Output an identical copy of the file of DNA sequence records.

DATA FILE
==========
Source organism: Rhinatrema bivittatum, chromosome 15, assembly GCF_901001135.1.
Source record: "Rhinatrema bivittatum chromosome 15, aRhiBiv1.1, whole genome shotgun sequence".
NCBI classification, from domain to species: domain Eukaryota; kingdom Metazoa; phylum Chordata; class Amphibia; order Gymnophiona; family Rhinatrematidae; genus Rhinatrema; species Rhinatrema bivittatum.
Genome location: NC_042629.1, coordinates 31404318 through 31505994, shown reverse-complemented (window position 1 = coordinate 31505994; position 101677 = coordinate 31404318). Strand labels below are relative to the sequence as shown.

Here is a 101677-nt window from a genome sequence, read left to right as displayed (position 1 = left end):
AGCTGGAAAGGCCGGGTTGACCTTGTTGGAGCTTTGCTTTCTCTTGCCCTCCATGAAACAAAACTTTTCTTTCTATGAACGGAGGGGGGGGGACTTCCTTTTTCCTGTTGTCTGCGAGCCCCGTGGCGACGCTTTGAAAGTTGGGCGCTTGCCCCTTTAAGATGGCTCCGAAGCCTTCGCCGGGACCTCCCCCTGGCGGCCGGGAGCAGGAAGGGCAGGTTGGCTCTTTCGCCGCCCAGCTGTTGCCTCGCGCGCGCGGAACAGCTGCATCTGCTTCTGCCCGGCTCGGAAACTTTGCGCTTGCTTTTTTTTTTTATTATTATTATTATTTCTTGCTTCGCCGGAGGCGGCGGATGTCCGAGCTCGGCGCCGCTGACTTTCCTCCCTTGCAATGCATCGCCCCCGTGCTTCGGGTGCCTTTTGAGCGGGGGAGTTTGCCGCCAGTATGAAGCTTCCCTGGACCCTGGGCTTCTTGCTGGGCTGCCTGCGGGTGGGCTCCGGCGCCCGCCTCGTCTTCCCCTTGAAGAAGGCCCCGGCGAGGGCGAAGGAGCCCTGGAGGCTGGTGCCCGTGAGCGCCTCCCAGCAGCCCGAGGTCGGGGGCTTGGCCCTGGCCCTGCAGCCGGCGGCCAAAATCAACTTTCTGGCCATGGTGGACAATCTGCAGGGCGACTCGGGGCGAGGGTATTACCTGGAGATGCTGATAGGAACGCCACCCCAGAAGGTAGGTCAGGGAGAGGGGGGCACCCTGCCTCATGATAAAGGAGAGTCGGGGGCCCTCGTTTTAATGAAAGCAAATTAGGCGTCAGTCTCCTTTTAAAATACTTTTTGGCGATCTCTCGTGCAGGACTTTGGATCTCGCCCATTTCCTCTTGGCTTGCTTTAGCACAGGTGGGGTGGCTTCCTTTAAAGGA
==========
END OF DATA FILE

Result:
Source organism: Rhinatrema bivittatum, chromosome 15, assembly GCF_901001135.1.
Source record: "Rhinatrema bivittatum chromosome 15, aRhiBiv1.1, whole genome shotgun sequence".
NCBI classification, from domain to species: domain Eukaryota; kingdom Metazoa; phylum Chordata; class Amphibia; order Gymnophiona; family Rhinatrematidae; genus Rhinatrema; species Rhinatrema bivittatum.
Genome location: NC_042629.1, coordinates 31404318 through 31505994, shown reverse-complemented (window position 1 = coordinate 31505994; position 101677 = coordinate 31404318). Strand labels below are relative to the sequence as shown.

Here is a 101677-nt window from a genome sequence, read left to right as displayed (position 1 = left end):
AGCTGGAAAGGCCGGGTTGACCTTGTTGGAGCTTTGCTTTCTCTTGCCCTCCATGAAACAAAACTTTTCTTTCTATGAACGGAGGGGGGGGGACTTCCTTTTTCCTGTTGTCTGCGAGCCCCGTGGCGACGCTTTGAAAGTTGGGCGCTTGCCCCTTTAAGATGGCTCCGAAGCCTTCGCCGGGACCTCCCCCTGGCGGCCGGGAGCAGGAAGGGCAGGTTGGCTCTTTCGCCGCCCAGCTGTTGCCTCGCGCGCGCGGAACAGCTGCATCTGCTTCTGCCCGGCTCGGAAACTTTGCGCTTGCTTTTTTTTTTTATTATTATTATTATTTCTTGCTTCGCCGGAGGCGGCGGATGTCCGAGCTCGGCGCCGCTGACTTTCCTCCCTTGCAATGCATCGCCCCCGTGCTTCGGGTGCCTTTTGAGCGGGGGAGTTTGCCGCCAGTATGAAGCTTCCCTGGACCCTGGGCTTCTTGCTGGGCTGCCTGCGGGTGGGCTCCGGCGCCCGCCTCGTCTTCCCCTTGAAGAAGGCCCCGGCGAGGGCGAAGGAGCCCTGGAGGCTGGTGCCCGTGAGCGCCTCCCAGCAGCCCGAGGTCGGGGGCTTGGCCCTGGCCCTGCAGCCGGCGGCCAAAATCAACTTTCTGGCCATGGTGGACAATCTGCAGGGCGACTCGGGGCGAGGGTATTACCTGGAGATGCTGATAGGAACGCCACCCCAGAAGGTAGGTCAGGGAGAGGGGGGCACCCTGCCTCATGATAAAGGAGAGTCGGGGGCCCTCGTTTTAATGAAAGCAAATTAGGCGTCAGTCTCCTTTTAAAATACTTTTTGGCGATCTCTCGTGCAGGACTTTGGATCTCGCCCATTTCCTCTTGGCTTGCTTTAGCACAGGTGGGGTGGCTTCCTTTAAAGGA